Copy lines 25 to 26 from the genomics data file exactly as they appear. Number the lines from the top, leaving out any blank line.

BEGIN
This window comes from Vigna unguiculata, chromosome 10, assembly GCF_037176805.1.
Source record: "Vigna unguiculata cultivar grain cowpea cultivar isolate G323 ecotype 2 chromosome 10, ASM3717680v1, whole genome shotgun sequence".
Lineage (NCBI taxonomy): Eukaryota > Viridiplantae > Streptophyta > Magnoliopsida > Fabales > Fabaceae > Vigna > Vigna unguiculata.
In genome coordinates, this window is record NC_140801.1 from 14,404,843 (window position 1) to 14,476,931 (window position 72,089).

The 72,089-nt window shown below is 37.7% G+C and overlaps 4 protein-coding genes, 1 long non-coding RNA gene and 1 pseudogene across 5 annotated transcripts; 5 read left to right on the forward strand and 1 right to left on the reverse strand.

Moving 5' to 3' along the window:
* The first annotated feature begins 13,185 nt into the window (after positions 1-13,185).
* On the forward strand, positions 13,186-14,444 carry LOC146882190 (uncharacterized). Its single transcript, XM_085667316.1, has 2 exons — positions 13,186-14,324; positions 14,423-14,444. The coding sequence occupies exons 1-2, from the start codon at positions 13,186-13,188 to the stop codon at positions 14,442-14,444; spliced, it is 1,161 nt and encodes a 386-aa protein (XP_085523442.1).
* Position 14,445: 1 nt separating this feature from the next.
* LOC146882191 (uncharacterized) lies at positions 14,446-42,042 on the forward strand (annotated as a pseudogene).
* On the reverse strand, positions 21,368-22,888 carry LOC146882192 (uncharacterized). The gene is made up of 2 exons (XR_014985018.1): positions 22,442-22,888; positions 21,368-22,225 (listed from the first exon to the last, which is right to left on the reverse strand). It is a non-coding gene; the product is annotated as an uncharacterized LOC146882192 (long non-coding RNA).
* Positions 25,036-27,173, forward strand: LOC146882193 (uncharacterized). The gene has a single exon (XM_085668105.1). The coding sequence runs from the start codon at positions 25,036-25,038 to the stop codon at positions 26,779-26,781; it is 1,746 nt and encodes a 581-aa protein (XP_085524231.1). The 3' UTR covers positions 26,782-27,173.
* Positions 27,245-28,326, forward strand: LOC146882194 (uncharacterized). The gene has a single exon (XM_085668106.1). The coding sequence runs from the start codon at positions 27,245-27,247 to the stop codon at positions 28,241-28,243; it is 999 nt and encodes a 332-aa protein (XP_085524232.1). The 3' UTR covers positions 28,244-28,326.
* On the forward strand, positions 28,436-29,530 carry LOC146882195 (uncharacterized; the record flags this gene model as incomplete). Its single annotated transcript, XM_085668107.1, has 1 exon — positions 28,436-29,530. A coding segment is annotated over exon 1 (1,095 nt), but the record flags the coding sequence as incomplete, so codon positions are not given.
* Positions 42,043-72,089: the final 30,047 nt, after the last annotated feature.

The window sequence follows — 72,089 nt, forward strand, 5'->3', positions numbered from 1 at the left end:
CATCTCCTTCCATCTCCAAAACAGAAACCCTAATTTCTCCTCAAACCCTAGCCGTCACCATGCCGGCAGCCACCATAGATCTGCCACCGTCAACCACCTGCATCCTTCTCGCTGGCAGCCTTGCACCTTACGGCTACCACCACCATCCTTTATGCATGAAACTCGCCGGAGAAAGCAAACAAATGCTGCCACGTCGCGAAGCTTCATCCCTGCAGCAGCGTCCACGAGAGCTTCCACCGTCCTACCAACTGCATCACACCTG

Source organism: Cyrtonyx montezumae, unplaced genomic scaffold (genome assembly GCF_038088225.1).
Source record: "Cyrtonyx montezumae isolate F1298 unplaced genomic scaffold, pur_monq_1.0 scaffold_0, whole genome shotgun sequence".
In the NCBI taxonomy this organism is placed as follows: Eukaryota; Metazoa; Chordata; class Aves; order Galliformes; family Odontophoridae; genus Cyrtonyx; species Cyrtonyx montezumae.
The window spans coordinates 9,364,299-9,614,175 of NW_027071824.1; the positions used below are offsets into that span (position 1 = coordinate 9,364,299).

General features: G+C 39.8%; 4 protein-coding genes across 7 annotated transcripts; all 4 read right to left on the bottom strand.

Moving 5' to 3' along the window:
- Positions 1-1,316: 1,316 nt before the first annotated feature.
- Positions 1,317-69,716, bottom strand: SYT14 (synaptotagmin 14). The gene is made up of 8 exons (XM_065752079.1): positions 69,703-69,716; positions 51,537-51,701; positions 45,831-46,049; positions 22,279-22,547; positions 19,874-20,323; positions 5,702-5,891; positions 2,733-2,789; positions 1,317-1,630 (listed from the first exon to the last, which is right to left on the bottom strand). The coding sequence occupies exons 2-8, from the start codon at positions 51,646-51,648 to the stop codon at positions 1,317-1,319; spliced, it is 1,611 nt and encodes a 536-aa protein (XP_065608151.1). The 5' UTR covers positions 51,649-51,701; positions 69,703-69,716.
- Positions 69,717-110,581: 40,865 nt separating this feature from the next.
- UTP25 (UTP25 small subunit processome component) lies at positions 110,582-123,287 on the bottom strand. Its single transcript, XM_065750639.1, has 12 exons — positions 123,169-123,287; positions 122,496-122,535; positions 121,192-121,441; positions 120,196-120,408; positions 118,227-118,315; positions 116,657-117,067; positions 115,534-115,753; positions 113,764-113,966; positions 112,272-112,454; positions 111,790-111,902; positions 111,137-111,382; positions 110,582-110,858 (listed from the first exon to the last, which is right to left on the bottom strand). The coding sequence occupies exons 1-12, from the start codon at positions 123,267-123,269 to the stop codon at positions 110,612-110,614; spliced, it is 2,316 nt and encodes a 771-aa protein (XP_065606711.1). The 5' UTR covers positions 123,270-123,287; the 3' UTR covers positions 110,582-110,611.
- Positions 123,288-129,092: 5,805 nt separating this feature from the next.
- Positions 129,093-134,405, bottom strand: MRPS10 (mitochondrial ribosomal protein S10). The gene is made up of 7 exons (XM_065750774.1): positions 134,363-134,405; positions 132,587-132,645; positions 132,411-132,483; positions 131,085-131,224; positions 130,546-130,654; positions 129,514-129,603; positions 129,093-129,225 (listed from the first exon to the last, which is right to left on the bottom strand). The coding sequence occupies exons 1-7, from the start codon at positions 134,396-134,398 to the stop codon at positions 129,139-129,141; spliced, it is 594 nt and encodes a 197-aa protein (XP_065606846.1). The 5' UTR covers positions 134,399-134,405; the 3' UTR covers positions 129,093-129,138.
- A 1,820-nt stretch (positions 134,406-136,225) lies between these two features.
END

- Positions 1,317-69,716, bottom strand: SYT14 (synaptotagmin 14). The gene is made up of 8 exons (XM_065752079.1): positions 69,703-69,716; positions 51,537-51,701; positions 45,831-46,049; positions 22,279-22,547; positions 19,874-20,323; positions 5,702-5,891; positions 2,733-2,789; positions 1,317-1,630 (listed from the first exon to the last, which is right to left on the bottom strand). The coding sequence occupies exons 2-8, from the start codon at positions 51,646-51,648 to the stop codon at positions 1,317-1,319; spliced, it is 1,611 nt and encodes a 536-aa protein (XP_065608151.1). The 5' UTR covers positions 51,649-51,701; positions 69,703-69,716.
- Positions 69,717-110,581: 40,865 nt separating this feature from the next.